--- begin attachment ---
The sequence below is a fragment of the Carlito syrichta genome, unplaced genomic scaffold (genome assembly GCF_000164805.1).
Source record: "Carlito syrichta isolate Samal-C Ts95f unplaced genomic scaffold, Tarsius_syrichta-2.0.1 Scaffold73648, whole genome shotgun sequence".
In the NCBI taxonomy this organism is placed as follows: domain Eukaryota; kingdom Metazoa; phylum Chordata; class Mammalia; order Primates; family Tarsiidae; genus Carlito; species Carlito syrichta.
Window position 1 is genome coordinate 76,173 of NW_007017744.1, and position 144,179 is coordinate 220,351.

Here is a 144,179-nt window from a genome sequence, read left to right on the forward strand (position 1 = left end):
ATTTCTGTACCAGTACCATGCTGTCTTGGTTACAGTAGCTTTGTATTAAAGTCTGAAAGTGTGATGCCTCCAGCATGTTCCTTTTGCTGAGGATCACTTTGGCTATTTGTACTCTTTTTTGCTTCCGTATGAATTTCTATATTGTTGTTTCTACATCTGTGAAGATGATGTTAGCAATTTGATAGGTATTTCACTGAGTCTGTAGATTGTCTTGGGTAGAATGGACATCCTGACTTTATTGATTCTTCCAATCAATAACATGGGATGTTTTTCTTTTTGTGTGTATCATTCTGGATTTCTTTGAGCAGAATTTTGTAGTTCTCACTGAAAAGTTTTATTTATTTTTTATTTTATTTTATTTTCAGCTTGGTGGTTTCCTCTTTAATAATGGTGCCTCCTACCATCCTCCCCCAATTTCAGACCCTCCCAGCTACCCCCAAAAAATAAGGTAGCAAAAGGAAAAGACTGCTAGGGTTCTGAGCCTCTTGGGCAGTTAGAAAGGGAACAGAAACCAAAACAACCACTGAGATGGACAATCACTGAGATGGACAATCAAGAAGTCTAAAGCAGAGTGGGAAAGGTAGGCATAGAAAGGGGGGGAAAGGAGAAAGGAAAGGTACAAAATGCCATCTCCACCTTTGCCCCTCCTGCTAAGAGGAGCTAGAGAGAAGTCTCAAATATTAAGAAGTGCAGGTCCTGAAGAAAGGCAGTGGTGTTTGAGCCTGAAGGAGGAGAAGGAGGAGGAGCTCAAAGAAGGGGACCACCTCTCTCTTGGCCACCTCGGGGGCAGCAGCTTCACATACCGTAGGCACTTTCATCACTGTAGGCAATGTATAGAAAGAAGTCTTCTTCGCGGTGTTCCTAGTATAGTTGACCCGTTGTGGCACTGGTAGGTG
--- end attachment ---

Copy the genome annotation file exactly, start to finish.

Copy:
The sequence below is a fragment of the Carlito syrichta genome, unplaced genomic scaffold (genome assembly GCF_000164805.1).
Source record: "Carlito syrichta isolate Samal-C Ts95f unplaced genomic scaffold, Tarsius_syrichta-2.0.1 Scaffold73648, whole genome shotgun sequence".
In the NCBI taxonomy this organism is placed as follows: domain Eukaryota; kingdom Metazoa; phylum Chordata; class Mammalia; order Primates; family Tarsiidae; genus Carlito; species Carlito syrichta.
Window position 1 is genome coordinate 76,173 of NW_007017744.1, and position 144,179 is coordinate 220,351.

Here is a 144,179-nt window from a genome sequence, read left to right on the forward strand (position 1 = left end):
ATTTCTGTACCAGTACCATGCTGTCTTGGTTACAGTAGCTTTGTATTAAAGTCTGAAAGTGTGATGCCTCCAGCATGTTCCTTTTGCTGAGGATCACTTTGGCTATTTGTACTCTTTTTTGCTTCCGTATGAATTTCTATATTGTTGTTTCTACATCTGTGAAGATGATGTTAGCAATTTGATAGGTATTTCACTGAGTCTGTAGATTGTCTTGGGTAGAATGGACATCCTGACTTTATTGATTCTTCCAATCAATAACATGGGATGTTTTTCTTTTTGTGTGTATCATTCTGGATTTCTTTGAGCAGAATTTTGTAGTTCTCACTGAAAAGTTTTATTTATTTTTTATTTTATTTTATTTTCAGCTTGGTGGTTTCCTCTTTAATAATGGTGCCTCCTACCATCCTCCCCCAATTTCAGACCCTCCCAGCTACCCCCAAAAAATAAGGTAGCAAAAGGAAAAGACTGCTAGGGTTCTGAGCCTCTTGGGCAGTTAGAAAGGGAACAGAAACCAAAACAACCACTGAGATGGACAATCACTGAGATGGACAATCAAGAAGTCTAAAGCAGAGTGGGAAAGGTAGGCATAGAAAGGGGGGGAAAGGAGAAAGGAAAGGTACAAAATGCCATCTCCACCTTTGCCCCTCCTGCTAAGAGGAGCTAGAGAGAAGTCTCAAATATTAAGAAGTGCAGGTCCTGAAGAAAGGCAGTGGTGTTTGAGCCTGAAGGAGGAGAAGGAGGAGGAGCTCAAAGAAGGGGACCACCTCTCTCTTGGCCACCTCGGGGGCAGCAGCTTCACATACCGTAGGCACTTTCATCACTGTAGGCAATGTATAGAAAGAAGTCTTCTTCGCGGTGTTCCTAGTATAGTTGACCCGTTGTGGCACTGGTAGGTG